Get tips for working with plugin windows.
- [Instructor] Pro Tools comes with a variety of real-time plug-ins that you can use to enhance a mix. Many plug-ins also include a large number of presets to choose from. Finding the right sound for a given plug-in can be time consuming, so it can help to audition the preset choices to find a good starting point. In this session, I've arranged some vocal clips on the Vox Effects track for a particular delay effect I'd like to create for one section of the song. I've added an EQ processor to the track in order to create a thin, radio transmission-type effect for this, and now I need to dial in the settings to get the results I'm looking for.
I'd like to mute the Delay Send for now, so that I can focus on the dry signal. I'll do that by Command-clicking on the Send button. On Windows, you can Control-click instead. And let's collapse expanded Sends view here. And I'll also close this Send window. And now I'll open the plug-in window for the EQ. Now I want to switch to the Edit window and select the area for auditioning. I'll press Command+Equals to toggle to the edit window, and I'll move the plug-in window off to the side to get it out of the way.
And this is the area that I'm interested in, right in here, so let me resize the track to make that a bit easier to see. And I'll zoom in a bit as well. Now, let's try out some presets in the EQ III plug-in. I'll click on the Librarian menu here to explore the choices. This plug-in has quite a lot of presets to choose from, so it'll get tedious selecting each one of them, one by one, from this menu to audition.
Pro Tools provides another option in the form of the plus and minus buttons here in the plug-in window, which I can use to walk through successive presets in either direction. So, if I enable loop playback, I can begin auditioning and cycling through the presets to see if anything fits the bill. And Loop Playback is already on. Let's just select those clips, and give this a try.
Oops, let's solo that so we can hear it in isolation. (vocal track repeating) But this still involves a lot of clicking. So another way to assess the available presets is to open the plug-in settings in a dialog box using this button here: the Plug-in Settings Select button. Here, I can see all of the available presets within the the current category, and I can select a category at the top.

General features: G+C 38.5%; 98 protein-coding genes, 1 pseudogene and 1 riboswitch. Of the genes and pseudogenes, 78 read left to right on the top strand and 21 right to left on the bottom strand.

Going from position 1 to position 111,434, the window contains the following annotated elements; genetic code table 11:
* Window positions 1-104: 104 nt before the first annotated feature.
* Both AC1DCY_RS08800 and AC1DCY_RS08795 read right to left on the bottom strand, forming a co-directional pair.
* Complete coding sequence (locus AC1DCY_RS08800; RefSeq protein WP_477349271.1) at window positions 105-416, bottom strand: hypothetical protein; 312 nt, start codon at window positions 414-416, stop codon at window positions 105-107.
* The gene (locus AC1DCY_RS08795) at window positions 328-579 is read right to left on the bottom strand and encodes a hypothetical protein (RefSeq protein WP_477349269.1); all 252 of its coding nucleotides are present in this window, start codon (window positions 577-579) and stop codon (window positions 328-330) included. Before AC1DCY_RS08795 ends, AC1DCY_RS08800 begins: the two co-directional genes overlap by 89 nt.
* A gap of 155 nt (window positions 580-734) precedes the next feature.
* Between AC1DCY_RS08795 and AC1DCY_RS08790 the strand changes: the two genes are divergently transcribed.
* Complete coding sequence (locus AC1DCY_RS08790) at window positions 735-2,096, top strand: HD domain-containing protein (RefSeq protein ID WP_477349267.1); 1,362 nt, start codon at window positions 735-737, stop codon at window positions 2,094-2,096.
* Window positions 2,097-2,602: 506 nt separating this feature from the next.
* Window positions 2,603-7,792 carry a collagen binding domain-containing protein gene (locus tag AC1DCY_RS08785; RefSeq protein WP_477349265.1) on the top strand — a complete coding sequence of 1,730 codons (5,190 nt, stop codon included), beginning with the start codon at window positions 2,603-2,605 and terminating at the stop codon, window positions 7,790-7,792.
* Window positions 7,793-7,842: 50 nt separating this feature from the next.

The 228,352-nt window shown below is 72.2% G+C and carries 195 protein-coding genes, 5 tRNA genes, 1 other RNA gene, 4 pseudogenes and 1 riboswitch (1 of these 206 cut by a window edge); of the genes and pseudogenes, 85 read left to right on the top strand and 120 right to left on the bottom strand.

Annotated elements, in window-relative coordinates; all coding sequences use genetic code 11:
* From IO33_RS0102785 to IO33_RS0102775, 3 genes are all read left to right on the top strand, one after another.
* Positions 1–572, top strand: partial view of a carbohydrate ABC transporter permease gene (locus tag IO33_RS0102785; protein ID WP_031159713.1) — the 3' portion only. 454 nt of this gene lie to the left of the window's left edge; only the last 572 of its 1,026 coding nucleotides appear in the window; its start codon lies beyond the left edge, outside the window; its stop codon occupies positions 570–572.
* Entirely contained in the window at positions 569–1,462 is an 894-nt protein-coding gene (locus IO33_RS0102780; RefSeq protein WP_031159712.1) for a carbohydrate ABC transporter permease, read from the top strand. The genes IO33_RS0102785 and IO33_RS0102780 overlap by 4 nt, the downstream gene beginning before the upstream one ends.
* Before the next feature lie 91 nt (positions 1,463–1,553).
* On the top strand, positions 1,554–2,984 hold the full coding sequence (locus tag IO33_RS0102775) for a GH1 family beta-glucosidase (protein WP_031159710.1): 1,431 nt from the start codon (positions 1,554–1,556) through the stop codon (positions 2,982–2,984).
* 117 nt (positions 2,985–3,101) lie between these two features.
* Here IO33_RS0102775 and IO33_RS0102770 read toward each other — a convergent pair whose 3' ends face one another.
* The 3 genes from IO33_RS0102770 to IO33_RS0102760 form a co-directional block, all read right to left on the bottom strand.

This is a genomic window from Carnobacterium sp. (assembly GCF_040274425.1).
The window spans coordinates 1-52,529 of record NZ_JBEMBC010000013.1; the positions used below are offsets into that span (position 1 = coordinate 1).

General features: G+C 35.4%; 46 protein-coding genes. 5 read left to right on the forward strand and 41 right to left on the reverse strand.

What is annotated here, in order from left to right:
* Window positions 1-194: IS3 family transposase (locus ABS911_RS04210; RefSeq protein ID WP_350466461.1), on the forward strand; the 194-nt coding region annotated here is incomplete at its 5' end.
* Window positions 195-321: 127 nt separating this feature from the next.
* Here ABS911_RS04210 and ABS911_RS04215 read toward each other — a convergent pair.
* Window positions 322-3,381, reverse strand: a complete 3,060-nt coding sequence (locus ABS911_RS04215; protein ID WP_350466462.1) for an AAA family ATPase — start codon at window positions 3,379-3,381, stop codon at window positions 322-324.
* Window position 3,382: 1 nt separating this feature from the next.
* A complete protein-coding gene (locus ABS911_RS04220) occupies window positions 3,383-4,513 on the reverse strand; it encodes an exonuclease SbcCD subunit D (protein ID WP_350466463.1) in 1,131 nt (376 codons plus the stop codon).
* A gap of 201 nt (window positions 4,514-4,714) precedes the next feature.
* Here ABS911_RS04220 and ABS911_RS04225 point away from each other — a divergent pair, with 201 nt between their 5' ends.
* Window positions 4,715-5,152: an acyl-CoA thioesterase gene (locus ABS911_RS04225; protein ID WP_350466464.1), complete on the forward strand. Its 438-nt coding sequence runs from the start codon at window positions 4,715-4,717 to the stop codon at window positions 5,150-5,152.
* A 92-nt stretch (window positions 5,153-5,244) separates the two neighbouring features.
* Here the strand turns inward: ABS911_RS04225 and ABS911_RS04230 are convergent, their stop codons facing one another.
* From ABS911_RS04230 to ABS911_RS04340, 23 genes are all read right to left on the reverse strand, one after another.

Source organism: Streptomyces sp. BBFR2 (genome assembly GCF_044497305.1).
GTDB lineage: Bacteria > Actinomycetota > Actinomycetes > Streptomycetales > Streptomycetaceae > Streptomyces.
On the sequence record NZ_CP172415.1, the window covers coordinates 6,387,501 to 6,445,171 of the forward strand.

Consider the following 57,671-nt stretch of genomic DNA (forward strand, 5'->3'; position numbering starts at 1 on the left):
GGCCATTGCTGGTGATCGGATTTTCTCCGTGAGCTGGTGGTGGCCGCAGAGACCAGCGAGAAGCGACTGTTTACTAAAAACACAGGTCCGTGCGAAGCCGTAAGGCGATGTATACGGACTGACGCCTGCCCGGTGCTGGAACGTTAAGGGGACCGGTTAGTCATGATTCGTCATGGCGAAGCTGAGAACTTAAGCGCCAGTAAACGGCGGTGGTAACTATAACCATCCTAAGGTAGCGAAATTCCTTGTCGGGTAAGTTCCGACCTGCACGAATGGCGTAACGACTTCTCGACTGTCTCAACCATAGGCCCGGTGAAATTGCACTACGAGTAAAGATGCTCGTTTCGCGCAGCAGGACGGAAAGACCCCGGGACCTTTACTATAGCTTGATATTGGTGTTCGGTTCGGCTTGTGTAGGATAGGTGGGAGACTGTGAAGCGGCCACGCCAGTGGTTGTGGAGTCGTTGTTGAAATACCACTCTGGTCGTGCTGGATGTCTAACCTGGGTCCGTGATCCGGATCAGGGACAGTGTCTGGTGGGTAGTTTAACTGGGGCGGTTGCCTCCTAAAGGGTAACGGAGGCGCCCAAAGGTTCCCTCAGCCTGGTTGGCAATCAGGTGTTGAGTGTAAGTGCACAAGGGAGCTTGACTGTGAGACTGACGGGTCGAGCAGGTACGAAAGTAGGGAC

So maybe Special Effects would be a good candidate here. And now I can see the available options and click on each one to recall it. I can also enable this checkbox down at the bottom and set a time increment to have the settings automatically advance through the list. So if I set this to increment every four seconds, and then begin auditioning, (vocal track looping) I can evaluate the whole series of preset options without having to make any manual changes, allowing me to focus my attention on the mix.
When I find an option I like, I can simply select it and close the dialog box to use that option in the plug-in. So those are some tips for using the features in a plug-in window to select presets. Let the software do the work for you, and don't keep returning to the Librarian menu over and over again to hunt from a long list of choices. Your wrist will definitely thank you for the relief, and equally important, you'll be able to keep your attention focused on the mix, where it counts.
- Starting a new session
- Customizing settings
- Optimizing the performance of Pro Tools
- Importing loops and tracks
- Working with meter changes
- Recording multiple takes
- Changing the track timebase
- Editing MIDI clips
- Warping sound and tightening rhythm with Elastic Audio
- Using the Smart Tool
- Color coding tracks
- Editing on the grid
- Working with AudioSuite plug-ins
- Working with sends, plug-ins, and master faders
- Working with track subsets
- Finalizing and exporting media